The basic argument is that capitalism inherently requires infinite economic growth to function properly, but we are in a world of finite resources.
As traditional resources used to feed the furnace are exhausted, more aspects of life that were previously outside of the money economy must be drawn into it, including abstract things like,
The merits of such theories are debatable.
What is beyond debate is that human thoughts and relationships are already in the advanced stages of monetization.
Prof. Shoshana Zuboff,
a leading expert in the field of business administration in
information technology settings since the 1980s, coined the idea of
"surveillance capitalism" (Big
Other - Surveillance Capitalism and the Prospects of an Information
Civilization - April 2015 edition of the Journal of
Information Technology) to describe this phenomenon - the
observation and recording of as much personal data as possible to
create highly effective targeted advertisements.
capitalism and privacy
Their ostensibly "free" services, like Search and Gmail, have always been monetized by the data they collect from users. Same story with Facebook.
These systems are opaque at best for the end user. You can never be entirely sure exactly what or how much data they're collecting, how detailed a personal profile they're building on you, what it is being used for or whose hands it is passing through.
Thus the "surveillance"
aspect - it's as if you have hidden cameras recording you all the
time as you move about virtual space.
The lack of regard for
personal privacy and fair disclosure in this process has always been
troubling, but most of the tech companies that have surveillance
capitalism as their central revenue model are simply concerned with
making money by selling things in the most ruthlessly efficient way
The extremes of
The Internet Research Agency (IRA), a notorious Russia-based "troll farm", has been linked to at least 270 fake Facebook accounts purporting to be tied to American social movements.
These fake groups, with names like "Aztlan Warriors" and "Black Elevation", not only fomented dissent by spreading misinformation online but managed to remotely organize actual meetings and protests in American cities.
The Internet Research
Agency was found to have purchased at least 3,500 targeted
Facebook ads to draw users into their groups.
Cambridge Analytica's illicit access to the data of 87 million Facebook users was put to use in targeted ad campaigns in the 2016 presidential election in the United States.
In other countries, it has been put to use in propping up authoritarian regimes by profiling dissidents, magnifying cults of personality and organizing smear campaigns.
These are all neutral concepts when taken at face value.
However, the way in which Google (and companies with similar structures) use them is characterized by Zuboff as "The Big Other."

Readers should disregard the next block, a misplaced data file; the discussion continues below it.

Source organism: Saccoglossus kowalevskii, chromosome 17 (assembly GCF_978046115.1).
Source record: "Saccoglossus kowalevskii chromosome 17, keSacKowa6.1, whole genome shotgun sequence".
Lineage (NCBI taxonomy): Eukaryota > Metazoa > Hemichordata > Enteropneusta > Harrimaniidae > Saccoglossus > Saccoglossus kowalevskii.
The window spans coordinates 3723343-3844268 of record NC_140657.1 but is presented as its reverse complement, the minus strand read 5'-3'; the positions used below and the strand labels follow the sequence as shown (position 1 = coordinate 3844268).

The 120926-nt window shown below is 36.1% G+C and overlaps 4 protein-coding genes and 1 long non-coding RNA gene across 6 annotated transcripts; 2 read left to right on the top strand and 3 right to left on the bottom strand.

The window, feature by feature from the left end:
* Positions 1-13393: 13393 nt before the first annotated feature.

The Big Other of surveillance capitalism represents a new expression of power by tech companies.
The interest is in simply
extracting as much value as possible from society with very little
regard for the damage caused, which Zuboff sees as extending to
the undermining of democratic norms.
This largely uncontested new expression of power has grown primarily due to the traditionally laissez-faire attitude toward regulating the tech industry.
Tech is in need of the sort of regulation that is applied to industries with the potential to cause great public harm when mismanaged such as energy, finance and pharmaceuticals.
Tech has traditionally
been thought of as an industry that people voluntarily participate
in, but the negative applications of the social capitalist approach
(particularly political unrest and authoritarian support) are
demonstrating that tech practices impact the social fundamentals of
human rights and government institutions.
The European Union's General Data Protection Regulation (GDPR) is the first of the large-scale efforts to address the societal problems stirred up by unchecked surveillance capitalism.
Tech and big data companies throughout the rest of the developed world appear to feel that GDPR-style regulation is coming to their homes at some point, based on the things they are saying and the moves they are making.
Key features of such regulation include,
The GDPR model provides for substantial fines for companies who do not comply, up to 10 million euros or 4% of annual global turnover.
The logic of surveillance capitalism is born of a state in which the keepers of the data have all of the power and the subjects have none. Thus far this has resulted in a one-sided process of extraction, commodification and control of personal data.
Regulation is the tool by
which to level the playing field and serve the best overall
interests of the "information civilization" we find ourselves in.